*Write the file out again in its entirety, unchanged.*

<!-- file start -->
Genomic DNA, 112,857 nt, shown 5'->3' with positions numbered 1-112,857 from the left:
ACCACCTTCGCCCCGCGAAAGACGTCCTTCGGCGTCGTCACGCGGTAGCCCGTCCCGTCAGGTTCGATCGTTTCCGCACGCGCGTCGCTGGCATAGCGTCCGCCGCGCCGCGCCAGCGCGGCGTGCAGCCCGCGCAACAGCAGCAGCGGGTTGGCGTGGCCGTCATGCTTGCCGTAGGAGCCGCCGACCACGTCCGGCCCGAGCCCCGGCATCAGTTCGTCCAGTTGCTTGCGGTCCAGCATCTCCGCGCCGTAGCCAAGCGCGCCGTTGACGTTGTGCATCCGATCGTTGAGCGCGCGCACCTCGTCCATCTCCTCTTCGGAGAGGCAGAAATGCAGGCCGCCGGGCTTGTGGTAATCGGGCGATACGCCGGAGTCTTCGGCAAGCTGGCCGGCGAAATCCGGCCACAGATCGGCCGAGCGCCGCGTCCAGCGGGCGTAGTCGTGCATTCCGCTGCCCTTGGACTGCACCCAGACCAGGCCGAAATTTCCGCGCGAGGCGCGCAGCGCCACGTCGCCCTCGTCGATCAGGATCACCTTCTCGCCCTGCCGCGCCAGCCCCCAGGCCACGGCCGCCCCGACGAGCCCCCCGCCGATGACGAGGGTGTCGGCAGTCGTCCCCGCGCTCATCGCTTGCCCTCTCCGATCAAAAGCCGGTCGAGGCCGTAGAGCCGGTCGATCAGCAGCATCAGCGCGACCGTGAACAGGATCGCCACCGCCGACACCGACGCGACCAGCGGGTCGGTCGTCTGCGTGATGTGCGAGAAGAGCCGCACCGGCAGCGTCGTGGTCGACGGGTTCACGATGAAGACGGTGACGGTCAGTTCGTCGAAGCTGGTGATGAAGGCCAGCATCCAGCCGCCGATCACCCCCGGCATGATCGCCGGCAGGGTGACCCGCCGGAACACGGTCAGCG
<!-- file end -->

Genomic DNA, 112,857 nt, shown 5'->3' with positions numbered 1-112,857 from the left:
ACCACCTTCGCCCCGCGAAAGACGTCCTTCGGCGTCGTCACGCGGTAGCCCGTCCCGTCAGGTTCGATCGTTTCCGCACGCGCGTCGCTGGCATAGCGTCCGCCGCGCCGCGCCAGCGCGGCGTGCAGCCCGCGCAACAGCAGCAGCGGGTTGGCGTGGCCGTCATGCTTGCCGTAGGAGCCGCCGACCACGTCCGGCCCGAGCCCCGGCATCAGTTCGTCCAGTTGCTTGCGGTCCAGCATCTCCGCGCCGTAGCCAAGCGCGCCGTTGACGTTGTGCATCCGATCGTTGAGCGCGCGCACCTCGTCCATCTCCTCTTCGGAGAGGCAGAAATGCAGGCCGCCGGGCTTGTGGTAATCGGGCGATACGCCGGAGTCTTCGGCAAGCTGGCCGGCGAAATCCGGCCACAGATCGGCCGAGCGCCGCGTCCAGCGGGCGTAGTCGTGCATTCCGCTGCCCTTGGACTGCACCCAGACCAGGCCGAAATTTCCGCGCGAGGCGCGCAGCGCCACGTCGCCCTCGTCGATCAGGATCACCTTCTCGCCCTGCCGCGCCAGCCCCCAGGCCACGGCCGCCCCGACGAGCCCCCCGCCGATGACGAGGGTGTCGGCAGTCGTCCCCGCGCTCATCGCTTGCCCTCTCCGATCAAAAGCCGGTCGAGGCCGTAGAGCCGGTCGATCAGCAGCATCAGCGCGACCGTGAACAGGATCGCCACCGCCGACACCGACGCGACCAGCGGGTCGGTCGTCTGCGTGATGTGCGAGAAGAGCCGCACCGGCAGCGTCGTGGTCGACGGGTTCACGATGAAGACGGTGACGGTCAGTTCGTCGAAGCTGGTGATGAAGGCCAGCATCCAGCCGCCGATCACCCCCGGCATGATCGCCGGCAGGGTGACCCGCCGGAACACGGTCAGCG